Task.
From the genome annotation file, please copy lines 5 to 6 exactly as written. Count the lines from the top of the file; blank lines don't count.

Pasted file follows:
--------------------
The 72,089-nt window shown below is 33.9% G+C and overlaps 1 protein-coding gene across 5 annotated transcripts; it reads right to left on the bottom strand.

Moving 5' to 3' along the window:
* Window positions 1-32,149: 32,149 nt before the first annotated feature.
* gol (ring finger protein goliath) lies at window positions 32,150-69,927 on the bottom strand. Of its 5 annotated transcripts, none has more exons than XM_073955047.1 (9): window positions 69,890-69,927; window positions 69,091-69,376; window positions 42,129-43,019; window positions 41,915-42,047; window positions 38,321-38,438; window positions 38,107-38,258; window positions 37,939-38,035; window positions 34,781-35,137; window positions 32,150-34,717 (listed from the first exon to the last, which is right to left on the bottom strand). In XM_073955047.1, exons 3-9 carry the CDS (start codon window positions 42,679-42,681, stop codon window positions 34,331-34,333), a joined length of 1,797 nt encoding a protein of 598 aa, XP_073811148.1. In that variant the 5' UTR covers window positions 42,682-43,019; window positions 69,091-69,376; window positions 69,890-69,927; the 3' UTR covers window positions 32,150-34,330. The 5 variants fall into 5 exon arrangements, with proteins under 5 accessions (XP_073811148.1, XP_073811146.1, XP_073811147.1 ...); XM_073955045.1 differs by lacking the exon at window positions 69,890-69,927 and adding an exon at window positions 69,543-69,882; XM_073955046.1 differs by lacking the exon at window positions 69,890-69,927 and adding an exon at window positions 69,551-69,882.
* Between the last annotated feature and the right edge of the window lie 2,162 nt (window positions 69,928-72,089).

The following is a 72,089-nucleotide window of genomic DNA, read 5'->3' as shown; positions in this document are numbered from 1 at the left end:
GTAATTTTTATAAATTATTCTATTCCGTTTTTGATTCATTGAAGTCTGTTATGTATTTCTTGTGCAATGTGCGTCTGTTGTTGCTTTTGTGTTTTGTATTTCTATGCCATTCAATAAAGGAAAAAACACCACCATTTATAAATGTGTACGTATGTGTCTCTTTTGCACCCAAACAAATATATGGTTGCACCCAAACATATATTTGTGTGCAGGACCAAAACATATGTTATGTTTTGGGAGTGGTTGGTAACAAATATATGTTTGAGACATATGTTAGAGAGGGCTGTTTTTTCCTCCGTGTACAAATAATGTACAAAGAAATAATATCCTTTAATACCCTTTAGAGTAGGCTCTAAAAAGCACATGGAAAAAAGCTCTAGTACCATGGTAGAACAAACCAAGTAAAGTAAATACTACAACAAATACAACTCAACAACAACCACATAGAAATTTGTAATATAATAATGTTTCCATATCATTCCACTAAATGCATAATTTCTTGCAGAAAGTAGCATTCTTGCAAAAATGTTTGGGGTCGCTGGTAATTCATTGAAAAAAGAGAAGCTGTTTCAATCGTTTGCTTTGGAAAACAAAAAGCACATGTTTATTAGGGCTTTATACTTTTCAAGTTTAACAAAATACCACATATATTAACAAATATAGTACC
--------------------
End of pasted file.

* Between the last annotated feature and the right edge of the window lie 2,162 nt (window positions 69,928-72,089).

The following is a 72,089-nucleotide window of genomic DNA, read 5'->3' as shown; positions in this document are numbered from 1 at the left end: